“I’ve met quite a few [Walters]. In their modern guise. They are timeless. We’re seeing more and more of them on our screens. There is something about Walter that is in the DNA of a certain class of British man.
"The other thing about him that is interesting is the idea of masculinity. There’s something in there that is about hierarchy. It’s about order. It’s about entitlement. It’s about being a white man. A rich white man. How that informs his masculinity and that entitlement.”
Mr Webb – Played by Charles Dance
Father to Matthew Webb and semi-retired partner in Blackett and Webb limited, Mr Webb is a different kettle of fish to Walter. He is quirky, and instead of being put off by it, he admires the idealistic nature of his son, and prefers to spend his time ‘educating’ the local Chinese population, whom he believes to have been deprived of such.
When Walter refuses to vouch for the mysterious Vera Chiang due to the communist suspicions around her, he steps in and promises to do it himself. He invites her to stay in the home and the two develop a close platonic relationship.
Charles Dance said: “It feels like a bit of a throwback actually. Being out in Malaysia I could almost have been doing The Jewel in the Crown. They’re both period dramas about the end of Empire and set in this part of the world with the threat of war and Japanese invasion.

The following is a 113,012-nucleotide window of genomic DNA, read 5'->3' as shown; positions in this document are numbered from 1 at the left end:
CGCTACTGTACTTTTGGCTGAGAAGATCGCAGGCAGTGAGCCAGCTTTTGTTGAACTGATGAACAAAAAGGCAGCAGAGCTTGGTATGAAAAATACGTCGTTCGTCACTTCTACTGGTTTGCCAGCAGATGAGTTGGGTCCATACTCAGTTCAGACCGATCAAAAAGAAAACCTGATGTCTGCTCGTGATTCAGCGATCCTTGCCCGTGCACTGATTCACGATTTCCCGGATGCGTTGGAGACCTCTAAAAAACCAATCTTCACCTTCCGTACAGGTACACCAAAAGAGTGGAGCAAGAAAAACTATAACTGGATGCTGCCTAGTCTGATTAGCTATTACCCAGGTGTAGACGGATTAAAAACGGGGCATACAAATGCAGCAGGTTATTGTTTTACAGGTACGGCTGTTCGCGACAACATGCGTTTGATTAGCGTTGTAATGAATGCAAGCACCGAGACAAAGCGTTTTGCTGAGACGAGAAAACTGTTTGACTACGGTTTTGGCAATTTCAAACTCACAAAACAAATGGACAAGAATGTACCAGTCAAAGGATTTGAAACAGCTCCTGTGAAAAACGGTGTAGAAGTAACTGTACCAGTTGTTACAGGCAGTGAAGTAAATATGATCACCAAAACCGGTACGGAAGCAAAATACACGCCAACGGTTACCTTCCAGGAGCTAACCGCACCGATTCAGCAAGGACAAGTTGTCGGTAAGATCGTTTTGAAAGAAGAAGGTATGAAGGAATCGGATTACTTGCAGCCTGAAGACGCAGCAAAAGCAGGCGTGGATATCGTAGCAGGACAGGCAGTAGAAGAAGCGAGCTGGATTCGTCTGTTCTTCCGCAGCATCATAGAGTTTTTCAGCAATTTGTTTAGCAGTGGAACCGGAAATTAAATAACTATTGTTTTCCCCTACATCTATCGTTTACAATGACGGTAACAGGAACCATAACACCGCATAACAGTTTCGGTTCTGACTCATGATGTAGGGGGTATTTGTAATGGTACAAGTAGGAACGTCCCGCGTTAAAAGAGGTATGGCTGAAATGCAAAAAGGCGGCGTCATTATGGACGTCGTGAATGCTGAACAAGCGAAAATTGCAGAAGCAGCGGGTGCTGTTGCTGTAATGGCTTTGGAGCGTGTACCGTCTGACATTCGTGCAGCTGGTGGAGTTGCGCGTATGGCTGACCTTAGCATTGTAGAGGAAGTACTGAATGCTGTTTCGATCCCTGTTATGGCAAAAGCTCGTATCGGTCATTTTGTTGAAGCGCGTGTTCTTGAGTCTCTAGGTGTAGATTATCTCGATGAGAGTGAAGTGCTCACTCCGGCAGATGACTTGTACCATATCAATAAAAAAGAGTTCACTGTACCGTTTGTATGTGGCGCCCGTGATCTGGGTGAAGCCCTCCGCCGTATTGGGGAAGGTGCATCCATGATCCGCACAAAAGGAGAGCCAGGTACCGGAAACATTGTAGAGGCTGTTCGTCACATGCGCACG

“Although this drama is set in Singapore, it was extraordinary to be filming it in Malaysia. Kuala Lumpur was just astonishing. What I tend to do when I go to new places is I pound the streets. I maybe go to one or two tourist places, but I’m happier just going off, walking, exploring and listening to people. It really is an extraordinary place.”
Joan Blackett – Played by Georgia Blizzard
Daughter of Walter and Sylvia and sister to Monty and Kate, Joan is a beautiful and rebellious young woman, with no qualms in stringing a number of men along – so long as they are, in some way, advantageous to her. She relies on her sexual allure and sharp intelligence to ensure that men fall under her spell.
When we meet her, she is defiantly struggling with her mother to retrieve a love letter from Barry – ‘a most unsuitable young man’, before setting her sights on Captain James Ehrendorf.
More on The Singapore Grip
She continues to play with Ehrendorf’s love for her at her father’s request, to glean key information on the demand for rubber. That is, until Matthew Webb arrives and appears to offer the prospect of a union of the Blackett and Webb fortunes. Joan takes after her father in her ruthless attitude towards the feelings of those around her – a quality he sees and admires – prompting him to share his secrets of the trade and bring her into the rubber fold.
Newcomer Blizzard said: “I know that people will be Team Vera but I’ve always been Team Joan. She’s a product of the life she was born into. You look at her parents and there is no question about why she is the way she is. She’s so much of her dad but a bit of her mum too. I don’t think it’s fair to just label her that way. She’s so strong and so intelligent and ruthless in a positive way.